The use of auxiliary police forces, trained citizen volunteers who work alongside sworn officers, may be helpful to bridge trust between the community and police, acting Attorney General John Hoffman said Thursday while speaking at an event at Thomas Edison State College.
Hoffman said programs should be worked out based on the needs and climate of each agency, but that he sees how the use of auxiliary officers, like those employed by the Perth Amboy Police Department, can be a benefit.
In addition to providing law enforcement with more bodies and assisting in certain tasks – like assisting in providing crowd control at events alongside officers, helping in missing persons searches and serving as community-police liaisons – Hoffman said the programs could create a shared sense of responsibility in the community for crime.
"It memorialized and formalized the sense of accountability and responsibility in the community," Hoffman said. "You, too, are in this with us. You, too, are accountable."
Auxiliary police officers are not armed, but do go through some basic training and background checks before being accepted into the program. Hoffman said he does not believe there is a "one size fits all" approach for each municipality for auxiliary officers, but said he encourages law enforcement to determine where the citizen assistance may be helpful to build a program.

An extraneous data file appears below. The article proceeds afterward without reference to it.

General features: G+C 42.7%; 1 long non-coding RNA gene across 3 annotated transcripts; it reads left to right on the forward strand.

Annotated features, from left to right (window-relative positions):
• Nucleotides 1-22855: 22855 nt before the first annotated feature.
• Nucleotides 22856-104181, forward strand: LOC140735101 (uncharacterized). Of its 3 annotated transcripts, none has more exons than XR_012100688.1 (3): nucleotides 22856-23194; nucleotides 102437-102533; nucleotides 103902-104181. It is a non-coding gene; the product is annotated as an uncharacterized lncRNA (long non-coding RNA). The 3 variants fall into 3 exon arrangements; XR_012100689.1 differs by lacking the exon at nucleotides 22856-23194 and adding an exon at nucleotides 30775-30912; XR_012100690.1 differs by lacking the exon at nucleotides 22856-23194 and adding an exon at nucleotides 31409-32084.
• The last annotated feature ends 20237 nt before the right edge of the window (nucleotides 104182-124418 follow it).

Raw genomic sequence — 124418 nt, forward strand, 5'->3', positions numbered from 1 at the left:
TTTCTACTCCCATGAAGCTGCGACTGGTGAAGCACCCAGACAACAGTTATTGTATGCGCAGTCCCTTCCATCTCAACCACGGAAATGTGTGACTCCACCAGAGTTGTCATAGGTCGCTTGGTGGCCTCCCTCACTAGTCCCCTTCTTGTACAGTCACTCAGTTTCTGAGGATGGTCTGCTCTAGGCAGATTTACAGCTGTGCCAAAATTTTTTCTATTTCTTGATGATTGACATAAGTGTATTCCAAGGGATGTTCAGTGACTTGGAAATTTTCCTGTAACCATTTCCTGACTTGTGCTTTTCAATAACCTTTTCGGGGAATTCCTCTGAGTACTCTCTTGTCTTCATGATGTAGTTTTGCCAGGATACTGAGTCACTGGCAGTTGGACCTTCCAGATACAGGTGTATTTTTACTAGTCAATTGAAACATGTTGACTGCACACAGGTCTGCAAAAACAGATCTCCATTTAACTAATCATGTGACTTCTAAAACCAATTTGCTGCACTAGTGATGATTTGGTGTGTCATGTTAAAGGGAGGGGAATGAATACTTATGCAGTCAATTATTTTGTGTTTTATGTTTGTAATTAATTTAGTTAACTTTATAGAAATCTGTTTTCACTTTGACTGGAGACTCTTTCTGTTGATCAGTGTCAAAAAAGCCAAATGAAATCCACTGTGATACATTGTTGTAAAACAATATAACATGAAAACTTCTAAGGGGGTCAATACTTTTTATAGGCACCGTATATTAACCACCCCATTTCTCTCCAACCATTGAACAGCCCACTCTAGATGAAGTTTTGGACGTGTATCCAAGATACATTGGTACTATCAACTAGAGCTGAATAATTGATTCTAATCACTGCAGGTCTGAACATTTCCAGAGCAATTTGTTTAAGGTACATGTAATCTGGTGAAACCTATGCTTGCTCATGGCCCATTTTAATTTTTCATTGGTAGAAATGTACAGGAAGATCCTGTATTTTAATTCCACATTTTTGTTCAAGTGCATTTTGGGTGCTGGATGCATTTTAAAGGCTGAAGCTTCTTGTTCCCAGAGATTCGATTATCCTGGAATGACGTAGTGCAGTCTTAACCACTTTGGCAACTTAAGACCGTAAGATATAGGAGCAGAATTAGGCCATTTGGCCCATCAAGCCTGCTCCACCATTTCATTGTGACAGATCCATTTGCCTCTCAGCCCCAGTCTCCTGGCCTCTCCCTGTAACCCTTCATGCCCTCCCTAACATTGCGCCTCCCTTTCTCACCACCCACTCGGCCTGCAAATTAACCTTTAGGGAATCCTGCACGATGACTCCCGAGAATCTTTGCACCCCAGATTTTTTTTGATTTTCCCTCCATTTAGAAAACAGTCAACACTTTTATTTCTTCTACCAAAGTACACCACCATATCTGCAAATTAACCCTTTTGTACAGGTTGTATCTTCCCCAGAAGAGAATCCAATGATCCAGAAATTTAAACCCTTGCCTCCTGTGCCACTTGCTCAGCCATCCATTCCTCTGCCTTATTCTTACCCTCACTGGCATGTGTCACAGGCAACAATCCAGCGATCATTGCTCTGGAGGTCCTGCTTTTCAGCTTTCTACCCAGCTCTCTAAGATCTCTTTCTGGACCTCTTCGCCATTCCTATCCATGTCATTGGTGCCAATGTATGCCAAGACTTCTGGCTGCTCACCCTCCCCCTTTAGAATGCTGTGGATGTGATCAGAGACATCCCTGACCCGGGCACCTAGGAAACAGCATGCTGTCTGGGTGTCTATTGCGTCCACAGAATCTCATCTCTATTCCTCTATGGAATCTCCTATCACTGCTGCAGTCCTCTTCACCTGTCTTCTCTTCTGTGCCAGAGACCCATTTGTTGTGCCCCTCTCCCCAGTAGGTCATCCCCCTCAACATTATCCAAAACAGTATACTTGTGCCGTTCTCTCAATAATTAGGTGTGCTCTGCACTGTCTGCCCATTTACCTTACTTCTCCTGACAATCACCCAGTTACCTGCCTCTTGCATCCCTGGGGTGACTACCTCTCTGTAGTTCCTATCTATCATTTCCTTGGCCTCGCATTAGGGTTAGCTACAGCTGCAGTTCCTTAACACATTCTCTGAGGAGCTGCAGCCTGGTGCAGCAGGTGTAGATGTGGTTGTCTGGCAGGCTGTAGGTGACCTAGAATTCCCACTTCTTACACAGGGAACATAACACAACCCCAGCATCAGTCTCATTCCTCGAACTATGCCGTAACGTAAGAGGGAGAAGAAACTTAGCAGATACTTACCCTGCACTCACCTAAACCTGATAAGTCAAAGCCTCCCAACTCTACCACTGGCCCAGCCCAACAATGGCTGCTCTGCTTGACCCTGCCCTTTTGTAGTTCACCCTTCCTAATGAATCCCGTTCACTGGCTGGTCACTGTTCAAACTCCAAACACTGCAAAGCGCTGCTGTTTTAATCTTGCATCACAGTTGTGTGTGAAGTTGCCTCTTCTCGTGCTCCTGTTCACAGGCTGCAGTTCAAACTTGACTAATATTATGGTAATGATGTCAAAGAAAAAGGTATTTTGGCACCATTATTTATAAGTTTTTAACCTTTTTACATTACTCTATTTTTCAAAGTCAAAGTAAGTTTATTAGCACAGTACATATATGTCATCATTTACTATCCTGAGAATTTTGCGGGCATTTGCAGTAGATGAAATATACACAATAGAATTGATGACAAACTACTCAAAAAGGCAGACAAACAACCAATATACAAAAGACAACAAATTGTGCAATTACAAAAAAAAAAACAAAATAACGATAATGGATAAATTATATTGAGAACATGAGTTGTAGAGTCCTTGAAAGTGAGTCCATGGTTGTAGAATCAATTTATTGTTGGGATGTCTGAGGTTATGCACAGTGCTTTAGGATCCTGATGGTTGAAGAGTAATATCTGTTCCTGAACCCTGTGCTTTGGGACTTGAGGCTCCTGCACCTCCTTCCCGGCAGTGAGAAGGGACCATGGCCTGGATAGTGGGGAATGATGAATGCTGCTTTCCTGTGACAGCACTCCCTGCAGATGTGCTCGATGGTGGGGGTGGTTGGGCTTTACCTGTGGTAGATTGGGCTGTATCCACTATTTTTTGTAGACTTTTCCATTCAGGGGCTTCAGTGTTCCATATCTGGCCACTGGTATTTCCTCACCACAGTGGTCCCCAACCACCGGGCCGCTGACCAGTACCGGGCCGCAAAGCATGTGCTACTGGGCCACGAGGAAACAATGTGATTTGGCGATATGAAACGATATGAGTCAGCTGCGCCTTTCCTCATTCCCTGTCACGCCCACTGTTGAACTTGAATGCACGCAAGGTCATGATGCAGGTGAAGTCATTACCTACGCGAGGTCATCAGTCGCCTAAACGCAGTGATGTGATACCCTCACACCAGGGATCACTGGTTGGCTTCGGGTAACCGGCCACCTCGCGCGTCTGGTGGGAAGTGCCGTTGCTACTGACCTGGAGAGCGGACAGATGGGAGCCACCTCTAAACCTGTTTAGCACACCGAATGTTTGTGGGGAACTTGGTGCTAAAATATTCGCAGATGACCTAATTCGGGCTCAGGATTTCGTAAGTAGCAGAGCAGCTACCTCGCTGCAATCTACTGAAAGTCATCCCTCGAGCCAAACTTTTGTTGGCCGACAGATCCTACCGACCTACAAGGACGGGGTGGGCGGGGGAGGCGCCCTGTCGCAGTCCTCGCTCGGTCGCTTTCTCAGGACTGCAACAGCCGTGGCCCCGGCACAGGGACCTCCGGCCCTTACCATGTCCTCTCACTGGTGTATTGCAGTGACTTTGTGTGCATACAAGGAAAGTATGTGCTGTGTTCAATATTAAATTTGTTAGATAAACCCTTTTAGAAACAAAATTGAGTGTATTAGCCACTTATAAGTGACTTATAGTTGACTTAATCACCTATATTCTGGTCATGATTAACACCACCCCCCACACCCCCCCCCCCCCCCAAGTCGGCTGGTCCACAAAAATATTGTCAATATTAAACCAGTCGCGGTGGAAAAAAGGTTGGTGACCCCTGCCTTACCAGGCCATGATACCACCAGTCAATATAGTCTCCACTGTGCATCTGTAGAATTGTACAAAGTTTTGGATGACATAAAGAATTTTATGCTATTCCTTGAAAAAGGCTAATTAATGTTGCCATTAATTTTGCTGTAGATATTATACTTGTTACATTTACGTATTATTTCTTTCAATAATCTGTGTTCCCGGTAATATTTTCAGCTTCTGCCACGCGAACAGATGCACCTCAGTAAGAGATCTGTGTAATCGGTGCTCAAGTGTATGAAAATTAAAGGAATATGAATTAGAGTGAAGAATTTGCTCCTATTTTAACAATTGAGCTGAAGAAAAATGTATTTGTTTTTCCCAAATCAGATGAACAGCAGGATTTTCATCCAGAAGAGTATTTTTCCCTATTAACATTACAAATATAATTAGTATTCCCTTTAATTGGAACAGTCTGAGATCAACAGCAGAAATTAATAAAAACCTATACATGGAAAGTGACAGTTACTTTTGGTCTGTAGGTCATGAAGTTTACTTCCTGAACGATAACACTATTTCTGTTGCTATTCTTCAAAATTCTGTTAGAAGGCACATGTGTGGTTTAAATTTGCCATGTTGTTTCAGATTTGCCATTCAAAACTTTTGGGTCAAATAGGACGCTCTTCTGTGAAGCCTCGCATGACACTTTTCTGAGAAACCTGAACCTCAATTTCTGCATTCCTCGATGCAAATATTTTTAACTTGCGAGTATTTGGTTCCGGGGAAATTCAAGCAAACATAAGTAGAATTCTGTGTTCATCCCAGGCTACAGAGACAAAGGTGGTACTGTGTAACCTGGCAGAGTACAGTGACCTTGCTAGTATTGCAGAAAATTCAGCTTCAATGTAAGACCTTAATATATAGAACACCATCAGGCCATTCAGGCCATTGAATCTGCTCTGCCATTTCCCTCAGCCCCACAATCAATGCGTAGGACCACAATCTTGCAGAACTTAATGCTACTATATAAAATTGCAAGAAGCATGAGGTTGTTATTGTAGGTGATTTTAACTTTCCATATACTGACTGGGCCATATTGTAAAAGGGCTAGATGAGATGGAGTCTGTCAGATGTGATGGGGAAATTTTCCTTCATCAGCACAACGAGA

Trenton acting Police Director Ernest Parrey, Jr. said Wednesday he would consider creating an auxiliary force for the city's police department, mostly to help recruit new officers to the force.
"We want to try to draw folks in," Parrey said.
Parrey said any auxiliary program would be an extension of the city's Police Explorers program, which was revived this year after the program was a victim of budget cuts.
Parrey said it would be a long term consideration, because the department does not have the funding in the current budget to implement an auxiliary program immediately.